05 July 2007

Review: Three Times One

At the end of Saturday night's Bad Plus early show, Ethan Iverson, wrapping up the proceedings and thanking everyone said something like "This being New York, this is just the beginning of your evening..." and damn, ain't it the truth... and damn if I wasn't too exhausted to take advantage of the 2 or 3 other shows going on that fine midsummer's evening -- shows that I had been hoping all week to squeeze in. No, this reviewer was too plumb exhausted Saturday night to do anything beyond an early set of sit-down jazz: twas the Friday night threefer that done killed me. Read on for my tales of whoa!

It's a tale of 2 boroughs:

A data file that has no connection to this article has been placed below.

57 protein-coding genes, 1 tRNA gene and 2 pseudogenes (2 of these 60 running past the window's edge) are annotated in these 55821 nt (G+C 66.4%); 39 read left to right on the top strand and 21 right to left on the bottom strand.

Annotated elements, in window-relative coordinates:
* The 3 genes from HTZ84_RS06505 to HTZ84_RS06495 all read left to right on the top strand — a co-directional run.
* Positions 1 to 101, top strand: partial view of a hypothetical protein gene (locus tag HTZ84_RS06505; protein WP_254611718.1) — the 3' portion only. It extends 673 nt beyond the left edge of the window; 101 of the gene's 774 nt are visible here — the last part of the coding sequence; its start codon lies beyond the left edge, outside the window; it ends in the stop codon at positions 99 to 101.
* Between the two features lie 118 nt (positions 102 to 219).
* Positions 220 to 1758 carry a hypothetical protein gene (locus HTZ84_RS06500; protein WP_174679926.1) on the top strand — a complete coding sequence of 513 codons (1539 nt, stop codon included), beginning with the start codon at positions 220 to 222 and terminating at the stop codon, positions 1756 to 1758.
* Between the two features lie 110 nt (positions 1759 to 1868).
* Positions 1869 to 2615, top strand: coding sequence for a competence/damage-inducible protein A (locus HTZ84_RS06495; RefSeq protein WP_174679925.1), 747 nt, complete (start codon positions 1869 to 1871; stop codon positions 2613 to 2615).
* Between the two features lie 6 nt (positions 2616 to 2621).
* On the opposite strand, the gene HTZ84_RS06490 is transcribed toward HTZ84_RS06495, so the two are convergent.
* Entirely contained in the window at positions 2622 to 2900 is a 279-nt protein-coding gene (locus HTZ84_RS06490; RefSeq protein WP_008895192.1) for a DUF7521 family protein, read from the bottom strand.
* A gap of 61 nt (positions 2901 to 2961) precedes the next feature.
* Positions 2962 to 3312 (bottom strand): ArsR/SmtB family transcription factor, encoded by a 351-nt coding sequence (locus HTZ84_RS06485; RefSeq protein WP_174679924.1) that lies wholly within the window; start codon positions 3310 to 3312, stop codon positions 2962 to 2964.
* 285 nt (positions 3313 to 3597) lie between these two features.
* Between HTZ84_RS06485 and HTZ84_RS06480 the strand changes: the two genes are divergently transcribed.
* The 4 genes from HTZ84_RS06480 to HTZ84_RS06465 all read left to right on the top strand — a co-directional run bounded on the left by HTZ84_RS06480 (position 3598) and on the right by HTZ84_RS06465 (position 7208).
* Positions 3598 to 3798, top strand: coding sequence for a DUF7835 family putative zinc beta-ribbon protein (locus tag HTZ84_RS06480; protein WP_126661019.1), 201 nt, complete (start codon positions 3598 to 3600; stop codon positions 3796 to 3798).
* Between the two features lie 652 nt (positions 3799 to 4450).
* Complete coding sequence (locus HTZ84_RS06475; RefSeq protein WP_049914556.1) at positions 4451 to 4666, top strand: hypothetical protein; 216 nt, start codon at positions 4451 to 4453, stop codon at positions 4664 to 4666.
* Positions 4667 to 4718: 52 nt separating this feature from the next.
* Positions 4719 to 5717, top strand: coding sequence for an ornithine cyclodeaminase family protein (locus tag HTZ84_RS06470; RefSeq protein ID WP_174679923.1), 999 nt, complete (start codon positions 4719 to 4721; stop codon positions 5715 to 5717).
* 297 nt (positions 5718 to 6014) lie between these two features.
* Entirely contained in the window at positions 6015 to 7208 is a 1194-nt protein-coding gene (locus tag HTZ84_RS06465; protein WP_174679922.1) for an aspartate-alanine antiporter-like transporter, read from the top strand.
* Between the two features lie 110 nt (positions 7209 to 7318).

The early part of my afternoon/evening went work>follow Mets win on mlb.com>train>Shake Shack>South Street Seaport. Bim, bam, boom the evening started off with striking precision and I got to the Seaport just in time for some FREE music courtesy of Sam Champion. There was a time when these guys seemed like a Rana spin-off outfit with the best damn band name to come out of NYC in a long time, but these boys are all grown up and true-blue rock and rollers they've become quite nicely. With ex-Rana drummer Ryan Thornton setting things up with enthusiasm from behind and Noah Chernin leading things on vocals, the band laid down an eminently enjoyable hour of Friday evening music. The Seaport is one of those pitch-perfect spots to see music; sandwiched between what is essentially a mall on one side and an big ole historic looking three-mast behemoth of a boat on the other, the don't-touch-the-water river providing a picturesque backdrop behind it doesn't get much more New York than that. Nor does an evening start off much better than that. All music tastes better when it's free and outdoors, but I think Sam Champion would have been equally a-rockin' in any other setting. Like many a alt-pop act these days, the mash of stylistic influences is overt from the get-go: take a heaping tablespoon each of Pavement and Neil Young (all years) and you've got yourself your own Sam Champion. Still, at some point it's all about conviction and they carried it off well for the half-attention-paying crowd. Midway through the show they brought out the guitar player's brother to play acoustic guitar for the rest of the set. Guest guitar strumming? That might not get the "special" appended to the "guest," but still, and somewhat surprisingly, that extra twang in the mix helped beef things up even more. The set arced wondrously such that the whole thing built up to the last couple of songs which brought it up a notch or two and ended on point for the next rendezvous quite nicely. I did learn that I need to stop neglecting Sam Champion -- that's some sweet stuff there -- there aren't too many surprises in there, but they'll rock you good.